(By: Xavier Eeswaran)
On August 4th, 2013, 11-time PGA player of the year Tiger Woods won the WGC-Bridgestone Invitational, his 79th tour win.
In the five following years, Tiger would go winless, endure multiple back surgeries and would drop as low as 1,199th ranked in the world. Many thought he’d never win again.
On September 23rd, 2018, 1,874 days and four back surgeries later, Woods defied the odds, capturing his 80th PGA Tour win at the Tour Championship in Atlanta, GA.
“It was a grind out there,” Woods said in his championship interview on the 18th green. “I loved every bit of it. The fight and the grind and the tough conditions, just had to suck it up and hit shots, and I loved every bit of it.”
Woods scored a 1-over-par 71 to secure the win at the season ending tournament, bringing him a step closer to surpassing Sam Snead’s record 82 PGA Tour wins.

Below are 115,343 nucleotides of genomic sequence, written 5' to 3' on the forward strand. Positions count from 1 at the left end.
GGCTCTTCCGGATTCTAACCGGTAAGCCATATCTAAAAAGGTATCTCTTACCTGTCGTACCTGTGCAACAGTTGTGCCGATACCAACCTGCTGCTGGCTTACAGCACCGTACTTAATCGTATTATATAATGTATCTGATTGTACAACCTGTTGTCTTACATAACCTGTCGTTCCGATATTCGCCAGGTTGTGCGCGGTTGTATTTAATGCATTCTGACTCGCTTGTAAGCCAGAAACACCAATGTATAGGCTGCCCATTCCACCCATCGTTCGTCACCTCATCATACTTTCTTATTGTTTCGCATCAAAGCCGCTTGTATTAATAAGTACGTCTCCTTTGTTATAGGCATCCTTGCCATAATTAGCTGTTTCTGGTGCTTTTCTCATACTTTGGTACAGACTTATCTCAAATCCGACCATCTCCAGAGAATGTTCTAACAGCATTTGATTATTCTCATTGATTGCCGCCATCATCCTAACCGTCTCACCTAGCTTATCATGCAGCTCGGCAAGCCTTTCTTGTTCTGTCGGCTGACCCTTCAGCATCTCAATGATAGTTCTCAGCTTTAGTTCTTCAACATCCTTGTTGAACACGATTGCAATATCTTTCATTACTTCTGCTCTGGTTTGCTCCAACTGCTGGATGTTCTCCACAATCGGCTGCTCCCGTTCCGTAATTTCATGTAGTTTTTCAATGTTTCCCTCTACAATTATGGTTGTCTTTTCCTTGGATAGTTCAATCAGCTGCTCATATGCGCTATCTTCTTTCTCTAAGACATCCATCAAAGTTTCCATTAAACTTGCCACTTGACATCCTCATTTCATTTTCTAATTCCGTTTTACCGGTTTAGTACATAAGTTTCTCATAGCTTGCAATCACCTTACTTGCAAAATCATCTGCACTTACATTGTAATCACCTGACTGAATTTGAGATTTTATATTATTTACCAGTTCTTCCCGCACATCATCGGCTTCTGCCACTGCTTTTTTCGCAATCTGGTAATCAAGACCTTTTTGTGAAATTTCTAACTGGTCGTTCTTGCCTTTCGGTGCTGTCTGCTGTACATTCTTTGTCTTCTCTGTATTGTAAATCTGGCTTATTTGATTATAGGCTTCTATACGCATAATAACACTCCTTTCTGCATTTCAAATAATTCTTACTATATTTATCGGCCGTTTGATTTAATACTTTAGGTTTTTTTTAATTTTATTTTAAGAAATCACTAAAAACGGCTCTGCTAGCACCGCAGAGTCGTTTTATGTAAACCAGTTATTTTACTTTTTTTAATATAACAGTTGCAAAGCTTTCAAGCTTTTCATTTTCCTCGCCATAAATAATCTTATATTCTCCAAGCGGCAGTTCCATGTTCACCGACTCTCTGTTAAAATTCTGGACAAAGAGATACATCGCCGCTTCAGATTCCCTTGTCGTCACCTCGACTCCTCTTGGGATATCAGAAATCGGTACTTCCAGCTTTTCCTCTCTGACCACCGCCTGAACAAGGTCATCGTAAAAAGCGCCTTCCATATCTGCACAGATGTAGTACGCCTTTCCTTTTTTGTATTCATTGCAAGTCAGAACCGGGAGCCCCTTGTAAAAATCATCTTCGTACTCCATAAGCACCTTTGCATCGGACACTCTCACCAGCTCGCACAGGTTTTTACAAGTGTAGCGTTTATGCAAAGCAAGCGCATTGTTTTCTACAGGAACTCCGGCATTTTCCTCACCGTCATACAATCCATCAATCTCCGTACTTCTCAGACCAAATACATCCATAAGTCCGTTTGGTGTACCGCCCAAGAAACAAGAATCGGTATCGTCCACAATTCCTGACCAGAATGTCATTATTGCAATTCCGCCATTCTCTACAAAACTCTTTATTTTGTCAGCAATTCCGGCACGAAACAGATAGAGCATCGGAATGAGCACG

Woods performed well all weekend, culminating to what seemed like a presidential inauguration crowd following him to the 18th and final hole where he would secure victory with a tap-in.
Wow. 🐅 pic.twitter.com/klf7PLfVv9
— PGA TOUR (@PGATOUR) September 23, 2018
The 42-year-old has had quite the comeback year, finishing in the top 10 of seven tournaments. With Sunday’s win, Tiger is expected to move up to No. 13 in the world.
The road to recovery had a lot of bumps along the way. 18 months ago, Woods was struggling to get out of bed and focused simply on having the mobility to play with his two children.
Woods spoke of the questions that would run through his head during rehabilitation during the post-tournament press conference.
“Am I going to be able to sit, stand, walk, lay down, without feeling the pain that I was in?”
Woods, a champion once again says he believes he would not have appreciated this win as much if it had come without the struggle.
“It means a lot more to me now in that sense because I didn’t know if I’d ever be out here playing again, doing this again.”
(Header: Tim Bradbury/Getty Images)